Of the three women - horse-riders the image of the lowest one has been preserved best of all and has Sogdian inscription "a noble lady" (personage 6). Three horse-riding women, probably, also present three tribal subdivisions of the Chaganiyans. But because of their being fragmentary we cannot compare their coiffure and small accessories of the costume. But evidently, each of the women has a special color of both caftans/jackets and trousers. The latter are very wide and tucked in low boots (pl. 2/29). Shorter than male ones (not reaching knees) loose thrown-open caftans without the belt and with sleeves gathered at wrists. They have a deep wrap to the left and to the right breast lap (being above the left one) is fastened, probably, with a button. The right breast lap is edged with the fabric of another color (its décor consists of a series of circles (pearls?) in the middle and rows of rosettes from both sides (pl. 2/30). Such wide edge of the breast lap decor is known as far back as the Kushanian period (2th - 3th cc.) for both men Indo-Scythians84 and women personages on Sogdian terracotta85. A thin sleeved coat opening the breast, was hardly worn just on the body, probably, there was a shirt with a horizontal collar, seen under the coat at the breast; but because of the damage of the wall-painting we cannot judge it being so for sure. (L.I. Al'baum considered all worn by these women being a single article of the costume with a long attached hem of its own color but such conclusion has not been confirmed with the material known on the ancient costume of Western Turkestan)86.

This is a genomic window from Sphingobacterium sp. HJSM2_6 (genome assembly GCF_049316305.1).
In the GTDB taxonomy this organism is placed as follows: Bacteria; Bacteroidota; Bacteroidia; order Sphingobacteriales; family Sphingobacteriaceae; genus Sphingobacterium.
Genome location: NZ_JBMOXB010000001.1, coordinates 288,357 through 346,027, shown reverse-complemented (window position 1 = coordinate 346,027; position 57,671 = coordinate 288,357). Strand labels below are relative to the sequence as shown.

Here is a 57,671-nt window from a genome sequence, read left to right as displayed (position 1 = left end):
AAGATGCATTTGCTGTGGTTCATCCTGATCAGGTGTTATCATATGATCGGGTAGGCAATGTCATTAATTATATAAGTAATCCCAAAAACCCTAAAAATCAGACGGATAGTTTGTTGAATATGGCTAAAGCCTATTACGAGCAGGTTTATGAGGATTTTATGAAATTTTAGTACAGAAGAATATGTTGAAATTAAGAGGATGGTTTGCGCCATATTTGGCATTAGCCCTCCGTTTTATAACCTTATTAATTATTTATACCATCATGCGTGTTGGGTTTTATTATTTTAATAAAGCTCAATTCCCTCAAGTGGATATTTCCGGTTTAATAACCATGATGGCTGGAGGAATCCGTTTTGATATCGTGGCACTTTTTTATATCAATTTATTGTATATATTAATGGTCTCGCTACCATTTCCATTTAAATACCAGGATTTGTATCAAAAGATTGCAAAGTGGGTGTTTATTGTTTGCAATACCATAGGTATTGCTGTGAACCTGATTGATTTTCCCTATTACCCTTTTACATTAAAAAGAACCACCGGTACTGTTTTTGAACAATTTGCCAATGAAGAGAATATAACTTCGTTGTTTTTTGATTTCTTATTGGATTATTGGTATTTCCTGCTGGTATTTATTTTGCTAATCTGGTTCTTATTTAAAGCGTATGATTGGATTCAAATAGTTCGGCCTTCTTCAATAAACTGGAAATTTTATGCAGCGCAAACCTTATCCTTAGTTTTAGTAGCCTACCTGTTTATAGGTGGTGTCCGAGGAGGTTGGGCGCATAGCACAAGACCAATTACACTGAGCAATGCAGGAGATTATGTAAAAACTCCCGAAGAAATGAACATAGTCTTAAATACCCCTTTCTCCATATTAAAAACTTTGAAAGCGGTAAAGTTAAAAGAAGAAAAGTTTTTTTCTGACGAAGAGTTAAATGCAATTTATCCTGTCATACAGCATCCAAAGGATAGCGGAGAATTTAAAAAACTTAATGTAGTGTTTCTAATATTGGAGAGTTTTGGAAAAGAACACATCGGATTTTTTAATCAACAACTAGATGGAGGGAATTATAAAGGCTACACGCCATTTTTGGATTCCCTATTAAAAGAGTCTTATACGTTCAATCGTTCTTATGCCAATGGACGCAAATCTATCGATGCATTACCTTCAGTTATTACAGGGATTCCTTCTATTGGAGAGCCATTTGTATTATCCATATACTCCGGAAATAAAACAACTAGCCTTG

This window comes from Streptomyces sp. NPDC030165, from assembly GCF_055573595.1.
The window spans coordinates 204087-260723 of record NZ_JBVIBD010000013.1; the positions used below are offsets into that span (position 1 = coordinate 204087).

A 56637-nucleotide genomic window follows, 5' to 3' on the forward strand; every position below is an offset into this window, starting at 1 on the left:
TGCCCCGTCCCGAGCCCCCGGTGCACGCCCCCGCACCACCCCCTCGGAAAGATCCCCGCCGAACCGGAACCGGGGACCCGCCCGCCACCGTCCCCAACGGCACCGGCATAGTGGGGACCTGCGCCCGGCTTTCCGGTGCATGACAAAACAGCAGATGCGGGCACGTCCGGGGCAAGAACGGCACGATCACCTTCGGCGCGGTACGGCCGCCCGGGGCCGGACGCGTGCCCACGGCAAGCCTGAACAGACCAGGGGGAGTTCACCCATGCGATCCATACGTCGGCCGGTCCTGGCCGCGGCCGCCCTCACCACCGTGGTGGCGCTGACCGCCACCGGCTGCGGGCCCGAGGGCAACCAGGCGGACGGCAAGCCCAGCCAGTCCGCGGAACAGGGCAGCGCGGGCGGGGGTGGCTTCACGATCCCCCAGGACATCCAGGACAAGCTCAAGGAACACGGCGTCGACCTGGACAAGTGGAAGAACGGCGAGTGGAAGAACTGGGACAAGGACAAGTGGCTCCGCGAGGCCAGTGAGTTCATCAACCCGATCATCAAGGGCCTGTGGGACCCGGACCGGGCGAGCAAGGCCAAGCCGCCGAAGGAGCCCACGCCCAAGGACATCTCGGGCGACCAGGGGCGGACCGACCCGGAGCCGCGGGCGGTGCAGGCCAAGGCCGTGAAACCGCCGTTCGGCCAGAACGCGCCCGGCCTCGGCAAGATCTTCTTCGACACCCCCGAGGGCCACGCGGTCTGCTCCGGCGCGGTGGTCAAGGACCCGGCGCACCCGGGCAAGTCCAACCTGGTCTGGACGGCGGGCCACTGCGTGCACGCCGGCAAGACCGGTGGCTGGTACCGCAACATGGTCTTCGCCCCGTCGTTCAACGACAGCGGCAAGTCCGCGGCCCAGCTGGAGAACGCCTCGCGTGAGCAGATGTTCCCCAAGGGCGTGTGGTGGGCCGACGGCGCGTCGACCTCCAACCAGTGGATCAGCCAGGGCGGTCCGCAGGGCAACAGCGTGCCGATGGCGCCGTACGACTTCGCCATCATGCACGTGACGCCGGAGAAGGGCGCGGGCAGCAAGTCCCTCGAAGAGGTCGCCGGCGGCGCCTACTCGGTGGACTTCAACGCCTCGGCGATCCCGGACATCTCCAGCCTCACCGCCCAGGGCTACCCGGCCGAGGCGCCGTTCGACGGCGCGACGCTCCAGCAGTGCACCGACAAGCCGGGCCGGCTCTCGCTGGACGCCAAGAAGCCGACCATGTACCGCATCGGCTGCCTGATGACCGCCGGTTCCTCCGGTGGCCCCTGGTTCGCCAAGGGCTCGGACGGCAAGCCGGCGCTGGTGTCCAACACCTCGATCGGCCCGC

Obviously, all the three women horse-riders (personages 6-7 are better preserved) wore gold bracelets of the same type as men wore and necklaces with large drop-shaped pendants (the Chaganiyan ambassador is holding an analogous necklace in his hand as a gift: the western wall, personage 4; compare also the necklace of the main female personage 11 in the boat on the northern wall).